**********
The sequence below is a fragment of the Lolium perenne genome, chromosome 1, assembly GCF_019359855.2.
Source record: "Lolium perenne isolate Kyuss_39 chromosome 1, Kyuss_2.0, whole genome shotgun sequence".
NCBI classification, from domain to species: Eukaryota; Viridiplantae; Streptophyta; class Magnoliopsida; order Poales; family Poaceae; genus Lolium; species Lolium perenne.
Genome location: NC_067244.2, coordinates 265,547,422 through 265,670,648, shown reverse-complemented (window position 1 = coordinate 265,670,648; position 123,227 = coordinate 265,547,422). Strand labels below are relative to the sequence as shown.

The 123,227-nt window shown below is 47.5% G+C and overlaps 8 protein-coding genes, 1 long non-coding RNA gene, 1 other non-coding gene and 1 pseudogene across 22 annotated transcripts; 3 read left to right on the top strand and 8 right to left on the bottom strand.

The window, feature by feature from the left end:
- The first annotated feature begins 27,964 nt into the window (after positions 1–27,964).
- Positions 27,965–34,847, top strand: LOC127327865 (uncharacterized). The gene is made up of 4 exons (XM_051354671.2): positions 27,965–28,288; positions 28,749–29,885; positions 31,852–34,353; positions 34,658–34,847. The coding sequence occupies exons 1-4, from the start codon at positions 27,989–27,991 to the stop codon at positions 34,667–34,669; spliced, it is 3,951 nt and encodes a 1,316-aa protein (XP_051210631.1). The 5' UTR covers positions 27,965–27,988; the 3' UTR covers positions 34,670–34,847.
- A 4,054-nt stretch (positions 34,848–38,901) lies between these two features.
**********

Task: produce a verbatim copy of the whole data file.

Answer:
The sequence below is a fragment of the Lolium perenne genome, chromosome 1, assembly GCF_019359855.2.
Source record: "Lolium perenne isolate Kyuss_39 chromosome 1, Kyuss_2.0, whole genome shotgun sequence".
NCBI classification, from domain to species: Eukaryota; Viridiplantae; Streptophyta; class Magnoliopsida; order Poales; family Poaceae; genus Lolium; species Lolium perenne.
Genome location: NC_067244.2, coordinates 265,547,422 through 265,670,648, shown reverse-complemented (window position 1 = coordinate 265,670,648; position 123,227 = coordinate 265,547,422). Strand labels below are relative to the sequence as shown.

The 123,227-nt window shown below is 47.5% G+C and overlaps 8 protein-coding genes, 1 long non-coding RNA gene, 1 other non-coding gene and 1 pseudogene across 22 annotated transcripts; 3 read left to right on the top strand and 8 right to left on the bottom strand.

The window, feature by feature from the left end:
- The first annotated feature begins 27,964 nt into the window (after positions 1–27,964).
- Positions 27,965–34,847, top strand: LOC127327865 (uncharacterized). The gene is made up of 4 exons (XM_051354671.2): positions 27,965–28,288; positions 28,749–29,885; positions 31,852–34,353; positions 34,658–34,847. The coding sequence occupies exons 1-4, from the start codon at positions 27,989–27,991 to the stop codon at positions 34,667–34,669; spliced, it is 3,951 nt and encodes a 1,316-aa protein (XP_051210631.1). The 5' UTR covers positions 27,965–27,988; the 3' UTR covers positions 34,670–34,847.
- A 4,054-nt stretch (positions 34,848–38,901) lies between these two features.